An optical chip that can train machine learning hardware

Teaching photonic chips to learn

Image of the chip used for this work. Credit: The George Washington University/Queens University

A multi-institutional research team has developed an optical chip that can train machine learning hardware. Their research is published today in Optics.

Machine learning applications have risen to $165 billion annually, according to a recent McKinsey report. But before a machine can perform intelligence tasks like recognizing the details of an image, it must be trained. Training modern artificial intelligence (AI) systems like Tesla’s autopilot costs several million dollars in electrical power consumption and requires supercomputer-like infrastructure.

This increasing AI “appetite” leaves an ever-widening gap between computer hardware and demand for AI. Photonic integrated circuits, or simply optical chips, have emerged as a possible solution to deliver higher computing efficiency, as measured by the number of operations performed per second per watt used, or TOPS/W. However, although they have demonstrated improved core operations in machine intelligence used for data classification, photonic chips have yet to improve the actual learning and machine training process.

Machine learning is a two-step procedure. First, data is used to train the system and then other data is used to test the performance of the AI ​​system. In a new paper, a team of researchers from George Washington University, Queens University, University of British Columbia and Princeton University set out to do just that.

After one training step, the team observed an error and reconfigured the hardware for a second training cycle followed by additional training cycles until sufficient AI performance was achieved (eg, the system is able to correctly label objects appearing in a movie). Until now, photonic chips have only demonstrated an ability to classify and infer information from data. Now researchers have made it possible to speed up the training step themselves.

This added AI capability is part of a larger effort around photonic tensor cores and other electronic-photonic application-specific integrated circuits (ASICs) that leverage photonic chip manufacturing for machine learning and AI applications.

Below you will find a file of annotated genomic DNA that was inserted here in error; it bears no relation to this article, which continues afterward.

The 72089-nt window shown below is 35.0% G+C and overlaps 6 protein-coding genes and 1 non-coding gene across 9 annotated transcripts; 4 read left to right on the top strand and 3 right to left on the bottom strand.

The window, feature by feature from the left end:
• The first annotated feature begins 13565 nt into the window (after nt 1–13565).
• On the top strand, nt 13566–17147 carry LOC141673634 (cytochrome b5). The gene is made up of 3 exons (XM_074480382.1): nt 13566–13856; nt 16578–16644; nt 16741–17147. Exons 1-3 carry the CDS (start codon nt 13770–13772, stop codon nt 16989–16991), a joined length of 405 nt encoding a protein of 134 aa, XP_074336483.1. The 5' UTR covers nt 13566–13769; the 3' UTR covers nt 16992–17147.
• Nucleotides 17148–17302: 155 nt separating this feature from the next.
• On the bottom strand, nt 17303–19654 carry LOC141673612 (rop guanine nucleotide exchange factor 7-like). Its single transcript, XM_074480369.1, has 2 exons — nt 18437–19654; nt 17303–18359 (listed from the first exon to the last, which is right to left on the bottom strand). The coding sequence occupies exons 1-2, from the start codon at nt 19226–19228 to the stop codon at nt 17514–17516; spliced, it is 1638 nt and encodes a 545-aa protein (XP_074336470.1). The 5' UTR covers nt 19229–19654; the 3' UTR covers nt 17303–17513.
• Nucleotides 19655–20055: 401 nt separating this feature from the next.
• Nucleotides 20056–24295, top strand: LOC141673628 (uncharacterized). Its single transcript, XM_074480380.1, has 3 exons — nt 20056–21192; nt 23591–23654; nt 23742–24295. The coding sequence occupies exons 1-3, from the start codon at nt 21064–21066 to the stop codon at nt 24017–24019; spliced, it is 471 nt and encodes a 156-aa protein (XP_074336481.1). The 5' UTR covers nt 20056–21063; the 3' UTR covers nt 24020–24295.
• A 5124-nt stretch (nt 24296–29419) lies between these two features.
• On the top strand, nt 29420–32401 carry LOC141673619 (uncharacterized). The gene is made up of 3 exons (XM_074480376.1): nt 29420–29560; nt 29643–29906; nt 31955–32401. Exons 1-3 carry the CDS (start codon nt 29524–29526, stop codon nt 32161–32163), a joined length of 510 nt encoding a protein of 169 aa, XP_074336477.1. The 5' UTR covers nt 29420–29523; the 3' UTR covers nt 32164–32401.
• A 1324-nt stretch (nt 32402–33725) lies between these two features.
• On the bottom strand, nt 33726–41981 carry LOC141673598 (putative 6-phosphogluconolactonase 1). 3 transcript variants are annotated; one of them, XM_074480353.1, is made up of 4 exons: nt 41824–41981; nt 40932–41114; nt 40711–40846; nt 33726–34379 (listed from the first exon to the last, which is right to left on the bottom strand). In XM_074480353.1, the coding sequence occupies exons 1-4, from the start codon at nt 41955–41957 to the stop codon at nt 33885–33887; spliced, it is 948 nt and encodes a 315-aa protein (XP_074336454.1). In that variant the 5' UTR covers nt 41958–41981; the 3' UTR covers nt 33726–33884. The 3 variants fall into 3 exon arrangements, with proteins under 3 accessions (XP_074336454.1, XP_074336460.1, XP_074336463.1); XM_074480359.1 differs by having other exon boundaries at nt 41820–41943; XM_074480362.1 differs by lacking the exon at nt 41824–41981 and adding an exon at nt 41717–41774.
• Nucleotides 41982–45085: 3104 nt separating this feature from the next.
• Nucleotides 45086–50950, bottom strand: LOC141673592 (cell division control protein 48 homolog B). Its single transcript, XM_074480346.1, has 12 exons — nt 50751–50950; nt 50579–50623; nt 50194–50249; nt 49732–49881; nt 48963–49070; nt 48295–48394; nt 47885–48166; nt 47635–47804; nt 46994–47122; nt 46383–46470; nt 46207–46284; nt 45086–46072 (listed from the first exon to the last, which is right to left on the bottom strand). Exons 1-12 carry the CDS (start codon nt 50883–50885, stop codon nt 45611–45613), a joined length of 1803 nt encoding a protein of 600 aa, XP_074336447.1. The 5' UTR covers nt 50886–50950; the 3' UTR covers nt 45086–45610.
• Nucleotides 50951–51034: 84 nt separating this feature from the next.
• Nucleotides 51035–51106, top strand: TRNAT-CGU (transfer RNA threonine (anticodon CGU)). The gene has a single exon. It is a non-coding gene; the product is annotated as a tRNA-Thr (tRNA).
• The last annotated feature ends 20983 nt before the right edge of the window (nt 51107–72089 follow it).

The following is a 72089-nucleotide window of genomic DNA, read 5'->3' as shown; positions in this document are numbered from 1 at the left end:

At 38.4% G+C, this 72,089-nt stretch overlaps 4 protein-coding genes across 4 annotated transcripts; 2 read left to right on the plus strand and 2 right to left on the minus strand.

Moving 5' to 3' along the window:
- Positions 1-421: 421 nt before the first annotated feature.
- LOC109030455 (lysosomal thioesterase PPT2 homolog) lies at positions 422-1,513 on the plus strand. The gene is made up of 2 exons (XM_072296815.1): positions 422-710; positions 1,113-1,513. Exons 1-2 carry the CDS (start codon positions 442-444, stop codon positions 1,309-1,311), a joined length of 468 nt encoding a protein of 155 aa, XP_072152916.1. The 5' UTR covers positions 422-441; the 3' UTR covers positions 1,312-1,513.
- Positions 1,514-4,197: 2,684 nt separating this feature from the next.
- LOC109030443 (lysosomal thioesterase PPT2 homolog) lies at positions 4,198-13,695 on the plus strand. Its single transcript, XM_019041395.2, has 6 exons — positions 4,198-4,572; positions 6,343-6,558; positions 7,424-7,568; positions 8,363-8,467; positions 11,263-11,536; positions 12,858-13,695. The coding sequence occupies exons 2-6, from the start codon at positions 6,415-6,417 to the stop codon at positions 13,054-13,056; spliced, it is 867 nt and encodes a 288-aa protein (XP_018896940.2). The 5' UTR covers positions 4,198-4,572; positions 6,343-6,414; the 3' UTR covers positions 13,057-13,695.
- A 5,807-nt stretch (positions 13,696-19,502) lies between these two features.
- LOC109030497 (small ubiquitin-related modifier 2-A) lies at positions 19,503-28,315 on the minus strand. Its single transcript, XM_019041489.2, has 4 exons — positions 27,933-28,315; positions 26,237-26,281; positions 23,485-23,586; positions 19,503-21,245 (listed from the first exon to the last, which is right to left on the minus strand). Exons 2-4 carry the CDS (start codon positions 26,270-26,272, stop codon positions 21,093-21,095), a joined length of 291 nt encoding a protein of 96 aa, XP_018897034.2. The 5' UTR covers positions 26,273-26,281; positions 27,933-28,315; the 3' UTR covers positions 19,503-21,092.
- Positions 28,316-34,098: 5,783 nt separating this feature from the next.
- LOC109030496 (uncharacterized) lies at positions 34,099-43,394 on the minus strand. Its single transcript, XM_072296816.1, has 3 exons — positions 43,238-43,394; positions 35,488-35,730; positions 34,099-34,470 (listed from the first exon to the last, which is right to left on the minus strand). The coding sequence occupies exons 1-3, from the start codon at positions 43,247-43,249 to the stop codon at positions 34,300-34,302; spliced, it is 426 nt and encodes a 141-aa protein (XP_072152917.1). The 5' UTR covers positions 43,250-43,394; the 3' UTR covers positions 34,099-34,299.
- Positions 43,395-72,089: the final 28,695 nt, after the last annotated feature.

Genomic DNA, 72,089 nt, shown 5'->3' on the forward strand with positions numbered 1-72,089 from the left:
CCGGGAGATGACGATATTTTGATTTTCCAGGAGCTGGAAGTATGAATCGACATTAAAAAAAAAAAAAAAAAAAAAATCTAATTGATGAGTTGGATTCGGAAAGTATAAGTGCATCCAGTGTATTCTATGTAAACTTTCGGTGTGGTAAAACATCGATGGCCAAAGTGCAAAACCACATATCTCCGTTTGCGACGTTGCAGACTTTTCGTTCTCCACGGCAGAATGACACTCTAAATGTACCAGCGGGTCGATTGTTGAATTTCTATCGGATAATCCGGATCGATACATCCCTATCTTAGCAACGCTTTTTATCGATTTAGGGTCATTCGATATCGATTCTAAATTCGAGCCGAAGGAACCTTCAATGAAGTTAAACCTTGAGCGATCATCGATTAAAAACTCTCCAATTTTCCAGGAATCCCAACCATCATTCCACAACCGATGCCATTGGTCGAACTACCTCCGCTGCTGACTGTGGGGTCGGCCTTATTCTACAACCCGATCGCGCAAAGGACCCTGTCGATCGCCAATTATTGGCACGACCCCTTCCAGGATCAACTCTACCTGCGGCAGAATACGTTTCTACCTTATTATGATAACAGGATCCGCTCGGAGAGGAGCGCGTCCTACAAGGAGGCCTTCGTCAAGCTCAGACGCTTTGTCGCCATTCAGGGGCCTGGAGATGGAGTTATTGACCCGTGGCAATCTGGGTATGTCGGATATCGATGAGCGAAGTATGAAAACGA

“This new hardware will speed up the training of machine learning systems and take advantage of the best of what both photonics and electronic chips have to offer. It’s a major leap forward for AI hardware acceleration. These are the kinds of advances, that we need in the semiconductor industry as underscored by the recently passed CHIPS Act,” states Volker Sorger, Professor of Electrical and Computer Engineering at George Washington University and founder of the startup Optelligence.

“The training of AI systems costs a significant amount of energy and carbon footprint. For example, a single AI transformer takes up about five times more CO.2 in electricity as a petrol car spends in its life. Our training on photonic chips will help reduce this overhead,” adds Bhavin Shastri, Assistant Professor of Physics Department Queens University.

More information:
Matthew J. Filipovich et al, A silicon photonics architecture for training deep neural networks with direct feedback parallelization, Optics (2022). DOI: 10.1364/OPTICA.475493

Provided by George Washington University

Quote: Optical chip that can train machine learning hardware (2022, November 23) retrieved on November 23, 2022 from

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